An article in The Sun's Business section yesterday contained incorrect information about the current rules governing the unloading of ships in Baltimore. Although ships can be unloaded after 7 p.m., dockworkers must be paid starting at 7 p.m. even if the work does not begin until hours later. For example, if a ship arrived at midnight, the union crews would be paid for the five hours from 7 p.m. to midnight, plus whatever time was actually required to unload the ship.
The Sun regrets the errors.
The master contract agreement for dockworkers reached Tuesday in Florida could help Baltimore mitigate one of its principal competitive disadvantages, the time it takes ships to sail up the Chesapeake Bay to reach the port.
Under the current rules in Baltimore, if a ship arrives in the port after 7 p.m., longshoremen cannot begin to unload it until 7 a.m., a delay of 12 hours. The agreement worked out by representatives of the International Longshoremen's Association and waterfront management Tuesday would give each port the right to decide on nighttime starts.
FOR THE RECORD - CORRECTION
If the union and management agree, work on ships could start at say, midnight, a move that would save seven hours in the delays that lines now routinely encounter here.
The seriousness of the time issue was illustrated by the decision of Maersk Line a year ago to divert a third of its ship calls from Baltimore to Norfolk because of problems Maersk was having keeping its vessels on schedule. By stopping in Norfolk rather than Baltimore, the Maersk ships could eliminate about 12 hours in sailing time up the bay, giving the line the slack it needed in the schedule to keep the ships on time.
"You don't want to come up the bay only to wait extra hours," David L. Bindler, Maersk's regional director in Baltimore, said yesterday. "It makes it a little more palatable. It's easier to come -- up the bay knowing you're going to be worked right away."
He emphasized that the change, if adopted by local negotiators, will not change the fact of geography that puts Baltimore 12 hours of sailing time from the mouth of the bay and the open ocean. But permitting work to start on ships at night would save a steamship line several hours on the schedule that might otherwise be lost. "It does help," he said.
Lorenzo di Casagrande, who directs Mediterranean Shipping Co.'s operation in Baltimore, agreed that nighttime starts would help the port. "I don't think it's the solution to the problem," he said, but he added, "It would help, definitely, to have that flexibility."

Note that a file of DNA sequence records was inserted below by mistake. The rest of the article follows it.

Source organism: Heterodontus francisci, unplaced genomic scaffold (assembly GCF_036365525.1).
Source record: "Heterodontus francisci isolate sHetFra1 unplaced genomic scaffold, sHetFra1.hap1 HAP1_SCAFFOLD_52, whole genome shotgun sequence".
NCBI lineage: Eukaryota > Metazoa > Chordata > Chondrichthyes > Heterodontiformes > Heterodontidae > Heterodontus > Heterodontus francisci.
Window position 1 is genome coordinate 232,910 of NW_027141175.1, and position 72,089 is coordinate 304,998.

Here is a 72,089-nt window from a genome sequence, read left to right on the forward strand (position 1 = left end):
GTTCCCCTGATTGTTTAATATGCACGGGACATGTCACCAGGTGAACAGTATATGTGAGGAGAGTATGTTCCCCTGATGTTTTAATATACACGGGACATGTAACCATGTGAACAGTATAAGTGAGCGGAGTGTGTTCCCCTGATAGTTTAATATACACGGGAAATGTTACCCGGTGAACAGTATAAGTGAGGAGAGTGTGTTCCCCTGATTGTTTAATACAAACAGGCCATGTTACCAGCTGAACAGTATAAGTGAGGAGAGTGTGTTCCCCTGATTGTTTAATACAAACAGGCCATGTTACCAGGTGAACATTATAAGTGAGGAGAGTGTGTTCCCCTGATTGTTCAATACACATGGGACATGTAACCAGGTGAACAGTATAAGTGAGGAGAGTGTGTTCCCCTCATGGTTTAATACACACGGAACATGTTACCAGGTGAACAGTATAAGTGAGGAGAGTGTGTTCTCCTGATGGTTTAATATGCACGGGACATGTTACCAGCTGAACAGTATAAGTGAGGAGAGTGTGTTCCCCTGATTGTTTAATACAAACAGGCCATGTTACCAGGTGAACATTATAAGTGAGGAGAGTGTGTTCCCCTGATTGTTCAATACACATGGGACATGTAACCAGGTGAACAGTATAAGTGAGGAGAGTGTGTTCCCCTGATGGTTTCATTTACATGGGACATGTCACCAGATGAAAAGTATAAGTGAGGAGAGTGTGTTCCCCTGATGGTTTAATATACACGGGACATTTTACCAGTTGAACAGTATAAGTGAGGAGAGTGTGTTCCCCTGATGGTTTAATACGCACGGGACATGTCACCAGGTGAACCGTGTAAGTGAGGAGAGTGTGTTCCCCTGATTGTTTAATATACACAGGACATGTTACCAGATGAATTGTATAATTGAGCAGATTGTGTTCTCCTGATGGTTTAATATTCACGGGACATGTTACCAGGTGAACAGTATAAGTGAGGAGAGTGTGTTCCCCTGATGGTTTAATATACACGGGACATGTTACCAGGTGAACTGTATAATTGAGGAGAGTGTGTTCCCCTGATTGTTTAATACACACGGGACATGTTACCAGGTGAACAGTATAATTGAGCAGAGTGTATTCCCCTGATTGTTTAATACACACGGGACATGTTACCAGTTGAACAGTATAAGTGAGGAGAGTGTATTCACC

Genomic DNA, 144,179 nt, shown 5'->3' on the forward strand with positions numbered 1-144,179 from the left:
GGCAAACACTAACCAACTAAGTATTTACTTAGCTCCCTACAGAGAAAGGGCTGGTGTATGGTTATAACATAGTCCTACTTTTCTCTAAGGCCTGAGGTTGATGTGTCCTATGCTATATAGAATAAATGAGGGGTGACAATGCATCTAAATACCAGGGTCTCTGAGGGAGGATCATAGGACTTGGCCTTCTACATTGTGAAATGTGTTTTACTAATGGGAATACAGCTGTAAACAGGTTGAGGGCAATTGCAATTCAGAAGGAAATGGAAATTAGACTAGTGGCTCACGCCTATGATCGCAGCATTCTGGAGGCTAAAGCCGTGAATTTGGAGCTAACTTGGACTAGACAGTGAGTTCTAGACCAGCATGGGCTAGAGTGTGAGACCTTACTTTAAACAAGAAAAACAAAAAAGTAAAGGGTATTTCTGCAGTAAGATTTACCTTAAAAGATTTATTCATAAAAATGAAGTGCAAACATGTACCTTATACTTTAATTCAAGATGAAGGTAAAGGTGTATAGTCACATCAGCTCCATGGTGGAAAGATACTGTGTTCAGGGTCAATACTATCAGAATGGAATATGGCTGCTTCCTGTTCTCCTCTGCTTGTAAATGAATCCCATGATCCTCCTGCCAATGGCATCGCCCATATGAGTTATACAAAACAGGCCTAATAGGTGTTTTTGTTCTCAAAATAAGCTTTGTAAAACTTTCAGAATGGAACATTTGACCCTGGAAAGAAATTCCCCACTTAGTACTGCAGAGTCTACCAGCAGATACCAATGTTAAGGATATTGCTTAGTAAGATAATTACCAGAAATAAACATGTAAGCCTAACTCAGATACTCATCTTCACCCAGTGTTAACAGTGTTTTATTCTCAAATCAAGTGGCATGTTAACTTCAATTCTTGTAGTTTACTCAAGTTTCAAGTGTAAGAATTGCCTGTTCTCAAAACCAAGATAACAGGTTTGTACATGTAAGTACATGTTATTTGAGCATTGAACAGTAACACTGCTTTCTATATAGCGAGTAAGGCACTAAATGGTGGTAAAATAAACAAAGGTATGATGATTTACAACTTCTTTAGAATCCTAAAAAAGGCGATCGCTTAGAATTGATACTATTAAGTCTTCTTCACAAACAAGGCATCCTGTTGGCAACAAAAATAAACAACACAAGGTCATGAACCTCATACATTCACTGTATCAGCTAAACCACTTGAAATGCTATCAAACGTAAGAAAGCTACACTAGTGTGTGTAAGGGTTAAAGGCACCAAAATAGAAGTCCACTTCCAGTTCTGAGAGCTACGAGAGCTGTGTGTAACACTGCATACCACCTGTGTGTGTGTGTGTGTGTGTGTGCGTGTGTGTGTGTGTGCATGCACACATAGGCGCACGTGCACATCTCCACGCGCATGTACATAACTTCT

One management source called the provision allowing a nighttime start on ships, "a big plus for Baltimore."
"A lot of ships bypassed Baltimore for that reason," he said. "If we can get a midnight start time, I think we can capture more ships."
A union source said he thought many members of the rank and file would welcome such a change and that ILA leaders in the port would agree to it in exchange for some other concession from management.
"I think they could work that out," the union source said. "I know enough low-seniority men who would jump at the chance to work at midnight for premium pay."
Because of the declining level of work in the port, only the members of the ILA with the most seniority can find regular work.
Both management and the union have agreed not to divulge details of the master agreement covering all ILA ports on the East and Gulf coasts, pending notification of the members. But the contents of the pact are now widely known.
Management and union sources said the master contract provisions include:
* A two-worker reduction in the size of the gangs that work containerships. The basic gang now comprises 20 workers. That would be reduced to 19 members in the first year of the contract and to 18 in the third year.
* A $1 raise in the hourly wage for handling containerized cargo in each of the four years of the contract. Longshoremen now make $18 an hour. Each port is free to negotiate different wage rates for other categories of cargo.
* A 90-cent-an-hour increase over four years in the amount employers pay into the ILA medical-benefits fund. The amount ++ employers pay will rise to $8.05 an hour from $7.15 under the agreement.
* Greater flexibility in the opening and closing times of terminals, on terms to be decided at each port.
That last change is perhaps the greatest departure from past practice. "The concept of flexible time is something totally new and radical" in the industry, a management source said .
If adopted in Baltimore, that provision would allow lines to provide better service and earn a greater return on their assets, and perhaps increase the port's market.
Under the current rules, terminals staffed by the ILA are generally open from 8 a.m. to noon and from 1 p.m. to 5 p.m. The new agreement permits individual ports to stagger the assignment of workers so that terminals can open earlier and close later, as well as work through the traditional lunch hour.
Captain di Casagrande said that expanding the hours during which truckers can pick up and deliver cargo would allow the lines to provide better service. Cargo that arrived late in the afternoon would no longer be delayed a day, and shippers farther from Baltimore also would be able to get cargo to the terminal before the gate closed for the day, he said.
Opening at 6 a.m. and closing at 7 p.m., for example, would allow terminal operators to keep their assets working 13 hours a day instead of the current eight.
The master contract will have the effect of complicating and increasing the importance of negotiations on the Baltimore contract, which expires Nov. 30.
Issues that had been part of the master contract talks will now be decided by each individual port.
"The ports are going to be left more or less on their own," said one union member.
No date has been set for the resumption of local negotiations.